Siberian ginseng has also been found to help increase energy and performance. Japanese medical researchers studied the extract of Eleuthero ginseng to determine anti-fatigue activity. The results showed increased physical performance and ability after taking the ginseng.24



    TopPreviousNextListen To An Article On GINSENG and Stress

    Date: June 25, 2005 01:04 PM
    Author:
    Subject: GINSENG and Stress

    Stress

    Re s e a rchers became interested in studying the Siberian ginseng after finding beneficial activity in the Panax ginseng. It was first found to contain adaptogenic properties. One study conducted during the 1960s in the former Soviet Union consisted of 2,100 adults, some normal and some considered to be under high stress. No adverse side effects were found and the results were positive with improvement in the stressed individuals.25 Stress is a condition that causes a disturbance in the body, whether it is from a physical or mental source.

    Asian ginseng helps to modify the effects of environmental and internal stresses from different forms such as chemical pollutants, toxins, radiation, weather, temperature changes, poor diet, physical trauma, exercise and emotional stress. Because of its adaptogenic properties, ginseng is able to adjust and balance the body functions when under stress.26 Ginseng can help to balance the hypothalamic-pituitary-adrenal axis by normalizing the metabolic systems in the body when stress occurs.27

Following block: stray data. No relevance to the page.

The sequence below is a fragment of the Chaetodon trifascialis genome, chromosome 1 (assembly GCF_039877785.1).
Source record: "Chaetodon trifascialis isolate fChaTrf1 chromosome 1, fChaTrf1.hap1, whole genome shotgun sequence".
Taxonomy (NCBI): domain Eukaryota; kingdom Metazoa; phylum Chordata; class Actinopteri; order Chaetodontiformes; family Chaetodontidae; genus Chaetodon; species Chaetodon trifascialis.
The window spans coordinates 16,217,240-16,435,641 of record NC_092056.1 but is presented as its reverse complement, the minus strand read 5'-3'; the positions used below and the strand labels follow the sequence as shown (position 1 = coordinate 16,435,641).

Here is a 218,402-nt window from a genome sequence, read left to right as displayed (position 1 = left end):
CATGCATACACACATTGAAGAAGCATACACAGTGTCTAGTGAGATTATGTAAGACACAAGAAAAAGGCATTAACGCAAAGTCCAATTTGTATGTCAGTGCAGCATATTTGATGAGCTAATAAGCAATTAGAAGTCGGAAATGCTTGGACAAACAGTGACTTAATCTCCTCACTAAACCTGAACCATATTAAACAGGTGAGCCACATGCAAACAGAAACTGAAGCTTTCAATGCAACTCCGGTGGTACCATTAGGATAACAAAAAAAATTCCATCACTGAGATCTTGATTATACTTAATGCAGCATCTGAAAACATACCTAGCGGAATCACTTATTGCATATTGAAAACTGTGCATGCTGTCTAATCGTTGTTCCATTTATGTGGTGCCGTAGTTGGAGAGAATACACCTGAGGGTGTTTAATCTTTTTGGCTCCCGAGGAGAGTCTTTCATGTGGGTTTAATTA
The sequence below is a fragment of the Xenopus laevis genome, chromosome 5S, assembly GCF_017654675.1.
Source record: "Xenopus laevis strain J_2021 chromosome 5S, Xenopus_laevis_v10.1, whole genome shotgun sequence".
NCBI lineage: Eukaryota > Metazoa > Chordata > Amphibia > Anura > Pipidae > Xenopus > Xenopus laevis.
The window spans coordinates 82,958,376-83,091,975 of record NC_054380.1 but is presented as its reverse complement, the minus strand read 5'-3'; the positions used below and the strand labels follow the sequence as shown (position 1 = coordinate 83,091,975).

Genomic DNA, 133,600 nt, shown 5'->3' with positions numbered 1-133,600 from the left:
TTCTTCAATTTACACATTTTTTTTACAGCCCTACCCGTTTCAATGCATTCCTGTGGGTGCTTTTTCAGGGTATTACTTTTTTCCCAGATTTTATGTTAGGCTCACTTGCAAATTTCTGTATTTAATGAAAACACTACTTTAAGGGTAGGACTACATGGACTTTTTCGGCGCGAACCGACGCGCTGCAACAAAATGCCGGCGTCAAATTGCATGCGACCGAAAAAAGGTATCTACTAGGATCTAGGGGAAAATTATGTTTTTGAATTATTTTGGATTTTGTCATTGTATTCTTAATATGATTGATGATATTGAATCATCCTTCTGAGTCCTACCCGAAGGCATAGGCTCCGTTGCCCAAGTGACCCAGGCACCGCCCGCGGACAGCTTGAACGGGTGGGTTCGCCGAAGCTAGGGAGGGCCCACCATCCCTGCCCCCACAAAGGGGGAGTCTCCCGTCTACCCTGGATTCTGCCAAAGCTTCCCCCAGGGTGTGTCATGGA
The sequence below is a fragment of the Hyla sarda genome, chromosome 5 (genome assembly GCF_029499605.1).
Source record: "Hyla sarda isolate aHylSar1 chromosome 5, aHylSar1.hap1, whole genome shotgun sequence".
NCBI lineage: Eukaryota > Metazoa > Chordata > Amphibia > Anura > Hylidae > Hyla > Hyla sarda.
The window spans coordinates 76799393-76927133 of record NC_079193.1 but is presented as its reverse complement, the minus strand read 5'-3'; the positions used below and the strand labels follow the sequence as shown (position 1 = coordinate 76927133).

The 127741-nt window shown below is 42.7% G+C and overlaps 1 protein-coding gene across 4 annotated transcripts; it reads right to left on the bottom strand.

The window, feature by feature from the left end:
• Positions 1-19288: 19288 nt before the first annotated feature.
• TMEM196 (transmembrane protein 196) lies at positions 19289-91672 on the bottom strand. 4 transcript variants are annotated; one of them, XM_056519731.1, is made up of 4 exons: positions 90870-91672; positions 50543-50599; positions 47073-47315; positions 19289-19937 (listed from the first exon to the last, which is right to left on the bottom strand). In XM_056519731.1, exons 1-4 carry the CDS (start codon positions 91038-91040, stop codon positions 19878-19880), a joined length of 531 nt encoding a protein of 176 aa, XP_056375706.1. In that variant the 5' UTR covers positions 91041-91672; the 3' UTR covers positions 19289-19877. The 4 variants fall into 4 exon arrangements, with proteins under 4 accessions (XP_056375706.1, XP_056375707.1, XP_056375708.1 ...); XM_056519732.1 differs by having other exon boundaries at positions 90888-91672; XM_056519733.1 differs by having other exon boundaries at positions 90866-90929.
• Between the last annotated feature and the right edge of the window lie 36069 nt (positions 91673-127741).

TopPreviousNextListen To An Article On GINSENG and Cholesterol

    Date: June 25, 2005 01:04 PM
    Author:
    Subject: GINSENG and Cholesterol

    Cholesterol

    A study in The American Journal of Chinese Medicine reported that Asian ginseng seemed to help moderate the effects of a high-cholesterol diet in both rats and humans. It was found to reduce total serum cholesterol, triglycerides and fatty-acid levels as well as raise the HDL (good) cholesterol levels in the blood.28 This is encouraging because of the positive effect of reducing blood cholesterol levels in the prevention of cardiovascular disease. High cholesterol (LDL) and triglyceride levels are a major factor in the development of atherosclerosis. Ginseng may be a supporting factor in the protection of atherosclerosis.



    TopPreviousNextListen To An Article On GINSENG and Radiation

    Date: June 25, 2005 01:05 PM